'Smartify'

March 6 2017

Video: Smartify

I haven't noticed the new Smartify app. which allows you to photo an actual painting in an art gallery, and then via imaging recognition software find out all about it. 

In The Guardian, Jonathan Jones is not impressed:

[...] in reality, Smartify and all similar attempts to provide instant on-screen art history, including those by museums themselves, just encourage people to gawp at phones instead of looking at paintings. As if we needed any more encouragement.

It seems like a great idea to me, and should help engage new audiences. For better or worse, things like smartphones are just too integral to people's way of living these days. It's better that museums and art lovers harness their potential rather than harrumph about it. In any case, it's really no different to going around with a guidebook.

Of course, the image-recongition software element sounds like the sort of thing that'll put people like me out of a job. 

Apologies...

March 2 2017

Image of Apologies...

Pictures: BG

... Sorry for the lack of posts, I'm on the move at the moment. Leeds first, then London to value a portrait of the Duke of Wellington (above). Since he was a relative (well, that's where I like to claim the nose comes from) I may have to declare an interest. The painting is by Lawrence, and the National Portrait Gallery are trying to buy it.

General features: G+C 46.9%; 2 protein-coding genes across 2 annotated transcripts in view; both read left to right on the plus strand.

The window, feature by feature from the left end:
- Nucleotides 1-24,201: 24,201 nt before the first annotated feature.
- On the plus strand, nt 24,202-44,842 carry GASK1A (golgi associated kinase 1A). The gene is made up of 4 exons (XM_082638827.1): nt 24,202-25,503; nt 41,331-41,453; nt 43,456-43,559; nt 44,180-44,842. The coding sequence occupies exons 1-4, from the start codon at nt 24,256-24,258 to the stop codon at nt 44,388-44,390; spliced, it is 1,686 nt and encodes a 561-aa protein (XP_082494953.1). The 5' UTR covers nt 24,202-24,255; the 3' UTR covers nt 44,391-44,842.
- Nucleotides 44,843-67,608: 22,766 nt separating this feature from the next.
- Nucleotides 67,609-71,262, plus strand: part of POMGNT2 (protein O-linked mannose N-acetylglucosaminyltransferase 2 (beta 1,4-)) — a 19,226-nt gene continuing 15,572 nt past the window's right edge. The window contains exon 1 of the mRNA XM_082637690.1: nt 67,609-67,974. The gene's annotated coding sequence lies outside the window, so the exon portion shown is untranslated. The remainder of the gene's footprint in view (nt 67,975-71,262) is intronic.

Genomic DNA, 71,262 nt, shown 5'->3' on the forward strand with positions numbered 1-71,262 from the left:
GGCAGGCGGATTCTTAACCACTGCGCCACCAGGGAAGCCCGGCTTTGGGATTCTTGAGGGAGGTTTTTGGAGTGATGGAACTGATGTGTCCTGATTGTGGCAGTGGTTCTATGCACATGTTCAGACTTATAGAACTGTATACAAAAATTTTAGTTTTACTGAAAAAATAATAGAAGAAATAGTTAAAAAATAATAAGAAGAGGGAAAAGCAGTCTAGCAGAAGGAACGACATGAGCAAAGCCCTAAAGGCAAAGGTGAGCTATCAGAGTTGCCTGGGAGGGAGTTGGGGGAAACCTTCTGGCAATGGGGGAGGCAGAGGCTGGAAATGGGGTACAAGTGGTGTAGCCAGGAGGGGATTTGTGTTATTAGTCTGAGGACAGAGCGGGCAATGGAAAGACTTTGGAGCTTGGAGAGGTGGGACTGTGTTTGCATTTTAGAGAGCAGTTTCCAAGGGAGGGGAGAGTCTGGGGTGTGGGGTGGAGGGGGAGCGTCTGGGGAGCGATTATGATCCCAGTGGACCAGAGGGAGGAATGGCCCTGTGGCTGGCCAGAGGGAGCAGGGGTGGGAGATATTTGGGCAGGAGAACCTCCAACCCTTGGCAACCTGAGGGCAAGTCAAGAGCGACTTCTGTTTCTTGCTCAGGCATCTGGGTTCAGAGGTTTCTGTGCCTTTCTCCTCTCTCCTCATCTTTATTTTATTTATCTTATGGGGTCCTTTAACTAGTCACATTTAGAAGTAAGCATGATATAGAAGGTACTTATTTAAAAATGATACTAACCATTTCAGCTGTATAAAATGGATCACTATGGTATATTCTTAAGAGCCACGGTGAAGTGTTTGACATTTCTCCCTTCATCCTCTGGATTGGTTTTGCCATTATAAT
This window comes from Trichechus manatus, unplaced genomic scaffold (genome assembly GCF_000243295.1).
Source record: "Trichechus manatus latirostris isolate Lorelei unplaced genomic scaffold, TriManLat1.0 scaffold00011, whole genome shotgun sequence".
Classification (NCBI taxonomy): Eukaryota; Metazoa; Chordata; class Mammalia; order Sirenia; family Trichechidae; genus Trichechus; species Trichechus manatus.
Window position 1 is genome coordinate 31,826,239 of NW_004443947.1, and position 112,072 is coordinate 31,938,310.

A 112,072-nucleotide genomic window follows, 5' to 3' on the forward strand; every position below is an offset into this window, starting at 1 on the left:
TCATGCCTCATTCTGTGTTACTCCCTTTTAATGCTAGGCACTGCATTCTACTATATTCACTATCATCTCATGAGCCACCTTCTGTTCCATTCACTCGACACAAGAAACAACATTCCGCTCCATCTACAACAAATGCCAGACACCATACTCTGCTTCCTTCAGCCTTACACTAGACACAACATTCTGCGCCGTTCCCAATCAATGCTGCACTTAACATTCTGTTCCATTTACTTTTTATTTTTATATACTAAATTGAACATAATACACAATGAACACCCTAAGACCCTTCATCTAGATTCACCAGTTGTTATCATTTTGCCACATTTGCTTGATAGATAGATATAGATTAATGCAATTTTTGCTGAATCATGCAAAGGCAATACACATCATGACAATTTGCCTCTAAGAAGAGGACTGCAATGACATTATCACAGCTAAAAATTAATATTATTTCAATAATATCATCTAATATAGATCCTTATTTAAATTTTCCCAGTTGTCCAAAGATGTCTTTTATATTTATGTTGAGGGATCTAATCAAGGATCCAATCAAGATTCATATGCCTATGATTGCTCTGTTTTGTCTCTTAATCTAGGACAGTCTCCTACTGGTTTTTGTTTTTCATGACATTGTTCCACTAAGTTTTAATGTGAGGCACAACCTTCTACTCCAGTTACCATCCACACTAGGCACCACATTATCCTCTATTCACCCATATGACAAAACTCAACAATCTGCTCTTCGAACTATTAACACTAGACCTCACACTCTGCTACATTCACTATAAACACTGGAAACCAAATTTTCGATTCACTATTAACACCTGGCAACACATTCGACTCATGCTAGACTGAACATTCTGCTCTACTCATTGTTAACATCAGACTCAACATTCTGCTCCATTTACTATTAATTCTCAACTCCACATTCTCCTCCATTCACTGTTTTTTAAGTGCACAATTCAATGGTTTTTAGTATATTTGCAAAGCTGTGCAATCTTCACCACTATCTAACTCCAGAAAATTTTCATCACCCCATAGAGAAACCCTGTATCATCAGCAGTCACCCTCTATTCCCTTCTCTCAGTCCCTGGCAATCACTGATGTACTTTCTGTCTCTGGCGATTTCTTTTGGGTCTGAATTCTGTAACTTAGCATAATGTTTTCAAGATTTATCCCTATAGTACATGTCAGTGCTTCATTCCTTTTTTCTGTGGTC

I dropped into the National Gallery to look at some pictures by Rubens this morning, and would believe it but every painting by him bar one is in storage. But the picture on show is his early and rarely seen Judgement of Paris (below) so I was glad to see that. I wonder if there has ever been a time when only one Rubens was on display at the National.

Tomorrow I'm heading to the North-East, then Wales.

 

3D printed copies - as good as the real thing?

March 1 2017

Image of 3D printed copies - as good as the real thing?

Picture: Guardian, Veronese’s Wedding at Cana, replicated by Factum Arte.

In The Guardian, Jonathan Jones says that 3D printed copies by the likes of Factum Arte (mentioned previously on AHN here) will transform the way we see art:

[...] the work of Factum Arte, a Madrid-based studio whose combination of digital analysis with assiduous craft is transforming the way we see art. I have been watching their work develop for nearly a decade. I am now convinced it is the most important thing happening in 21st-century art – because it can quite literally save civilisation.